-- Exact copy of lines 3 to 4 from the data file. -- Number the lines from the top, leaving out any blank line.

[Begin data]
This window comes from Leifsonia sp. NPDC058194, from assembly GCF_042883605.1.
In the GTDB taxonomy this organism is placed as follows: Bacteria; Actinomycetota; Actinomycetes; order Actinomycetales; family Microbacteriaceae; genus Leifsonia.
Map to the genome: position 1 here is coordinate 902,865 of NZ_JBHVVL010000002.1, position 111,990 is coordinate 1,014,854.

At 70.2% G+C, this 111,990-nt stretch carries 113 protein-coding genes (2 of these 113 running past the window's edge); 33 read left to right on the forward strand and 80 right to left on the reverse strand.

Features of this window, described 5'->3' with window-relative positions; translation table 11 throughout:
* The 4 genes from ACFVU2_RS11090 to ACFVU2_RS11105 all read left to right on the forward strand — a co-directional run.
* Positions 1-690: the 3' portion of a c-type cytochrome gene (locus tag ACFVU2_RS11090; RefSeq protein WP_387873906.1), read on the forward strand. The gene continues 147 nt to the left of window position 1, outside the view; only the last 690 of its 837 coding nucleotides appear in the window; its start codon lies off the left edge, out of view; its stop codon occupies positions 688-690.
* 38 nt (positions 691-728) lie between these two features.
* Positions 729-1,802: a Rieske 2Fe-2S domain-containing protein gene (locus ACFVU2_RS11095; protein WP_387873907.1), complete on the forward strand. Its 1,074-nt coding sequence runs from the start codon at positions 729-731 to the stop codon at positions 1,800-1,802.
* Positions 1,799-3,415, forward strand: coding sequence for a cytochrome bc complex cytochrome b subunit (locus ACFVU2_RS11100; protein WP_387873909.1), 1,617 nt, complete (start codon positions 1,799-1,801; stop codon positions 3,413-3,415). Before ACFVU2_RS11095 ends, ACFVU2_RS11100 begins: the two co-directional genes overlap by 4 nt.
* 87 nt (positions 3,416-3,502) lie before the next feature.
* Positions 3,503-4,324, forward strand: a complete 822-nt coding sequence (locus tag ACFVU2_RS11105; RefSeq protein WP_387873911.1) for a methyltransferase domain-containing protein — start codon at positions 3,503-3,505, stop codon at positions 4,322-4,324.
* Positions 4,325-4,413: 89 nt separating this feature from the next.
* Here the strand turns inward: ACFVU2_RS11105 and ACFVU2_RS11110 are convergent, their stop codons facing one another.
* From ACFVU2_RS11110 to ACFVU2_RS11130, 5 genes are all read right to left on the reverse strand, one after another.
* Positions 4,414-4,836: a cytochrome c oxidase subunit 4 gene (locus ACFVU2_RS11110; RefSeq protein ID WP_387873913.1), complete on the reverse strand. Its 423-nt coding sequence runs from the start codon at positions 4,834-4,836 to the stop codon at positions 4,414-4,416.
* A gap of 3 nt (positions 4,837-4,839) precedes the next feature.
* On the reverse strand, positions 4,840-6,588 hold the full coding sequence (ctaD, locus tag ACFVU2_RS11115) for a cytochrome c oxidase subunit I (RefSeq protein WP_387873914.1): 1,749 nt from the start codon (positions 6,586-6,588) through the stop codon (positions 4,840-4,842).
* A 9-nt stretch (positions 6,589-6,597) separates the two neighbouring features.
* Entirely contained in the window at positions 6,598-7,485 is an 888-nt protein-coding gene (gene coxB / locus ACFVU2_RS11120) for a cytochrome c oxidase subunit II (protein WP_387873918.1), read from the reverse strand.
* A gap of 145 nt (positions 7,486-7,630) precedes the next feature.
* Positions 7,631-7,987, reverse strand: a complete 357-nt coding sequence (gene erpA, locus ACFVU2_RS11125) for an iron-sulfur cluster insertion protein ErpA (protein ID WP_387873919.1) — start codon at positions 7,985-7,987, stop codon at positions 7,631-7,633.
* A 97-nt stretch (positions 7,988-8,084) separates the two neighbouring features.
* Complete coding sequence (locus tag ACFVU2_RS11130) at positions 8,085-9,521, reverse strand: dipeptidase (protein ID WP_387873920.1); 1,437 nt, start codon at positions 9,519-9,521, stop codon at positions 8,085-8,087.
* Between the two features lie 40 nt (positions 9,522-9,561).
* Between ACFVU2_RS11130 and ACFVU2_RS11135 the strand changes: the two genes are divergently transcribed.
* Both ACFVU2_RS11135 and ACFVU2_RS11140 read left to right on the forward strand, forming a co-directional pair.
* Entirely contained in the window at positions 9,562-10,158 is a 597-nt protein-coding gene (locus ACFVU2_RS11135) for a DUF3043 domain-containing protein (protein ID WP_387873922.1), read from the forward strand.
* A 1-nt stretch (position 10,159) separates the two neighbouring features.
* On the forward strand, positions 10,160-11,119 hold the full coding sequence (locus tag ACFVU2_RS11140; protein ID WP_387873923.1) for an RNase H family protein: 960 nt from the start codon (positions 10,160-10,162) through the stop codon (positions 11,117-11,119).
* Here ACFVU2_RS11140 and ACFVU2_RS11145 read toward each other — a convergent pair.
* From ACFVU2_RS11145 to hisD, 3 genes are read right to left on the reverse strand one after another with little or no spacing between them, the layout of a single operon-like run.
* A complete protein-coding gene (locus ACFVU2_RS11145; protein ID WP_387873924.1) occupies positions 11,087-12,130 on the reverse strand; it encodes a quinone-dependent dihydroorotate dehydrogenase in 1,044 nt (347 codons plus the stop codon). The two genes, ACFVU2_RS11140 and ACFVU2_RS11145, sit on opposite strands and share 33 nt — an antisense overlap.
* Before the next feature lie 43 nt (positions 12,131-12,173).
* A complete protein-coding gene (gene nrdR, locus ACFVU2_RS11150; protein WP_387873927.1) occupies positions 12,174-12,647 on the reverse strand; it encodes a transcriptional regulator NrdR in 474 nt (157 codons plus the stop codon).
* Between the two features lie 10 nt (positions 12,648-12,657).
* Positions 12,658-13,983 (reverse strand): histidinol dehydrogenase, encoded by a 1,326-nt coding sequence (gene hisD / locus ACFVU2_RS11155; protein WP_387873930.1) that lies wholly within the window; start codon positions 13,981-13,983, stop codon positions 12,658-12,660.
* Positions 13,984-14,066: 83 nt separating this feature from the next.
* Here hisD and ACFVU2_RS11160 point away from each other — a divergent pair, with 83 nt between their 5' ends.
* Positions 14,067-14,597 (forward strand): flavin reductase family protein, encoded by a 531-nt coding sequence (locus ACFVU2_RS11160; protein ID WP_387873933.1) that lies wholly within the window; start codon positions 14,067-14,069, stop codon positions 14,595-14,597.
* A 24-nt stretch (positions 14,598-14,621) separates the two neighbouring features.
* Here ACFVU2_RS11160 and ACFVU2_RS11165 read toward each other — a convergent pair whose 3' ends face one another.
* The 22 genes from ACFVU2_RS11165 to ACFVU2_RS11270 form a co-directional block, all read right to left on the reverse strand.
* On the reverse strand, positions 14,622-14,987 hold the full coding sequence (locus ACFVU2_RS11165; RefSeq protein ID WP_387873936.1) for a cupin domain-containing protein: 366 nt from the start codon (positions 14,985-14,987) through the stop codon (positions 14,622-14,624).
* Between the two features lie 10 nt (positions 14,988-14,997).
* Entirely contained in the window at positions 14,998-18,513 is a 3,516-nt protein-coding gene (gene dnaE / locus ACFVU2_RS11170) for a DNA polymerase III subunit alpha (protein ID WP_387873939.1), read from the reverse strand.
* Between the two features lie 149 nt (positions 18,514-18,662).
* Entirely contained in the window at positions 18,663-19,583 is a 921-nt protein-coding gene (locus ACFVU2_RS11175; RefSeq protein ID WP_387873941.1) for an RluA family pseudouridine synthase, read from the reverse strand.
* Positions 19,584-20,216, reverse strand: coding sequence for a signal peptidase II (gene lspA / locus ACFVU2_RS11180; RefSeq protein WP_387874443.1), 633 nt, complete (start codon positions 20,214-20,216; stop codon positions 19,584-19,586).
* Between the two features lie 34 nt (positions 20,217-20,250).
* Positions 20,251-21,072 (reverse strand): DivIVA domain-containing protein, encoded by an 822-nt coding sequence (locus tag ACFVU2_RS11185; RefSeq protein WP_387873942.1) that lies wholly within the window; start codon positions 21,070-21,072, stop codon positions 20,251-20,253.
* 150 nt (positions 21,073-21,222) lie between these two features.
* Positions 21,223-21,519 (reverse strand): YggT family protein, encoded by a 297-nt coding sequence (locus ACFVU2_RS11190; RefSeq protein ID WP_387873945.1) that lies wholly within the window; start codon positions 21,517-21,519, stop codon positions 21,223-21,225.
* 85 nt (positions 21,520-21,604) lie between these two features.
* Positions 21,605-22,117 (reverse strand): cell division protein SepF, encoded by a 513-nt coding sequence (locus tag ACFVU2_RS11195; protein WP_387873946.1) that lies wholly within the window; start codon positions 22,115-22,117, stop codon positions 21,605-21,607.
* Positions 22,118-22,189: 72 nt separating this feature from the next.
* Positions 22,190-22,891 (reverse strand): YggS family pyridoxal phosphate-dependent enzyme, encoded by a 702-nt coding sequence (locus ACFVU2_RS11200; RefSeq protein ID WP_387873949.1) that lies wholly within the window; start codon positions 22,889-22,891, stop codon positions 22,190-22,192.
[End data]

Map to the genome: position 1 here is coordinate 902,865 of NZ_JBHVVL010000002.1, position 111,990 is coordinate 1,014,854.

At 70.2% G+C, this 111,990-nt stretch carries 113 protein-coding genes (2 of these 113 running past the window's edge); 33 read left to right on the forward strand and 80 right to left on the reverse strand.